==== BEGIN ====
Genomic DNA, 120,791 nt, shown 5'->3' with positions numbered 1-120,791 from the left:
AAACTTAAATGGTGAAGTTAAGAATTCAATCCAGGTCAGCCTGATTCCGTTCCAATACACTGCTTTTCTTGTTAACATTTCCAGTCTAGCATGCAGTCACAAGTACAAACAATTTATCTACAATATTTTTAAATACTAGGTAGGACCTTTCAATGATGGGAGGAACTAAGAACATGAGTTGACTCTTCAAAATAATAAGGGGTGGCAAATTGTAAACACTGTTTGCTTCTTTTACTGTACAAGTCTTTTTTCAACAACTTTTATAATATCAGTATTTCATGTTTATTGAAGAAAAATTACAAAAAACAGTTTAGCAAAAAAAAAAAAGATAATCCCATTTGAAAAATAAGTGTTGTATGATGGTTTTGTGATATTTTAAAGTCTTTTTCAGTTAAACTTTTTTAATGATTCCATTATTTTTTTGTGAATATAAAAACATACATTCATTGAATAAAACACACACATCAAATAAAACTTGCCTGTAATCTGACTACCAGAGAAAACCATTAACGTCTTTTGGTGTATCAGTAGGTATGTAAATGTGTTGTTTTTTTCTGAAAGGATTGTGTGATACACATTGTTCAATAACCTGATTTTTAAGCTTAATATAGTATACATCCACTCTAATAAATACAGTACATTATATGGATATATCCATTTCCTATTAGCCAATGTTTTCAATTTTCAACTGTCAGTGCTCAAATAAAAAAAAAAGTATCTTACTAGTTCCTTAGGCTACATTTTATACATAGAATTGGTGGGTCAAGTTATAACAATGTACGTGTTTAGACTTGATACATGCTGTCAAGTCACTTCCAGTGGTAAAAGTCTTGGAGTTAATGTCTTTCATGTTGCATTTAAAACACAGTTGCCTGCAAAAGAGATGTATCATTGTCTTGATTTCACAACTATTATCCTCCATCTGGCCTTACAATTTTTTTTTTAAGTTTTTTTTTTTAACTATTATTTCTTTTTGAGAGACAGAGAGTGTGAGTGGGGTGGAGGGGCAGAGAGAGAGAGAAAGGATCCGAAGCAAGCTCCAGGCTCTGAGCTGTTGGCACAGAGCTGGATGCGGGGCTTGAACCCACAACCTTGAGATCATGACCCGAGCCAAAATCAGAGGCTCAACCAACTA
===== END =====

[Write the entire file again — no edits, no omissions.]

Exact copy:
Genomic DNA, 120,791 nt, shown 5'->3' with positions numbered 1-120,791 from the left:
AAACTTAAATGGTGAAGTTAAGAATTCAATCCAGGTCAGCCTGATTCCGTTCCAATACACTGCTTTTCTTGTTAACATTTCCAGTCTAGCATGCAGTCACAAGTACAAACAATTTATCTACAATATTTTTAAATACTAGGTAGGACCTTTCAATGATGGGAGGAACTAAGAACATGAGTTGACTCTTCAAAATAATAAGGGGTGGCAAATTGTAAACACTGTTTGCTTCTTTTACTGTACAAGTCTTTTTTCAACAACTTTTATAATATCAGTATTTCATGTTTATTGAAGAAAAATTACAAAAAACAGTTTAGCAAAAAAAAAAAAGATAATCCCATTTGAAAAATAAGTGTTGTATGATGGTTTTGTGATATTTTAAAGTCTTTTTCAGTTAAACTTTTTTAATGATTCCATTATTTTTTTGTGAATATAAAAACATACATTCATTGAATAAAACACACACATCAAATAAAACTTGCCTGTAATCTGACTACCAGAGAAAACCATTAACGTCTTTTGGTGTATCAGTAGGTATGTAAATGTGTTGTTTTTTTCTGAAAGGATTGTGTGATACACATTGTTCAATAACCTGATTTTTAAGCTTAATATAGTATACATCCACTCTAATAAATACAGTACATTATATGGATATATCCATTTCCTATTAGCCAATGTTTTCAATTTTCAACTGTCAGTGCTCAAATAAAAAAAAAAGTATCTTACTAGTTCCTTAGGCTACATTTTATACATAGAATTGGTGGGTCAAGTTATAACAATGTACGTGTTTAGACTTGATACATGCTGTCAAGTCACTTCCAGTGGTAAAAGTCTTGGAGTTAATGTCTTTCATGTTGCATTTAAAACACAGTTGCCTGCAAAAGAGATGTATCATTGTCTTGATTTCACAACTATTATCCTCCATCTGGCCTTACAATTTTTTTTTTAAGTTTTTTTTTTTAACTATTATTTCTTTTTGAGAGACAGAGAGTGTGAGTGGGGTGGAGGGGCAGAGAGAGAGAGAAAGGATCCGAAGCAAGCTCCAGGCTCTGAGCTGTTGGCACAGAGCTGGATGCGGGGCTTGAACCCACAACCTTGAGATCATGACCCGAGCCAAAATCAGAGGCTCAACCAACTA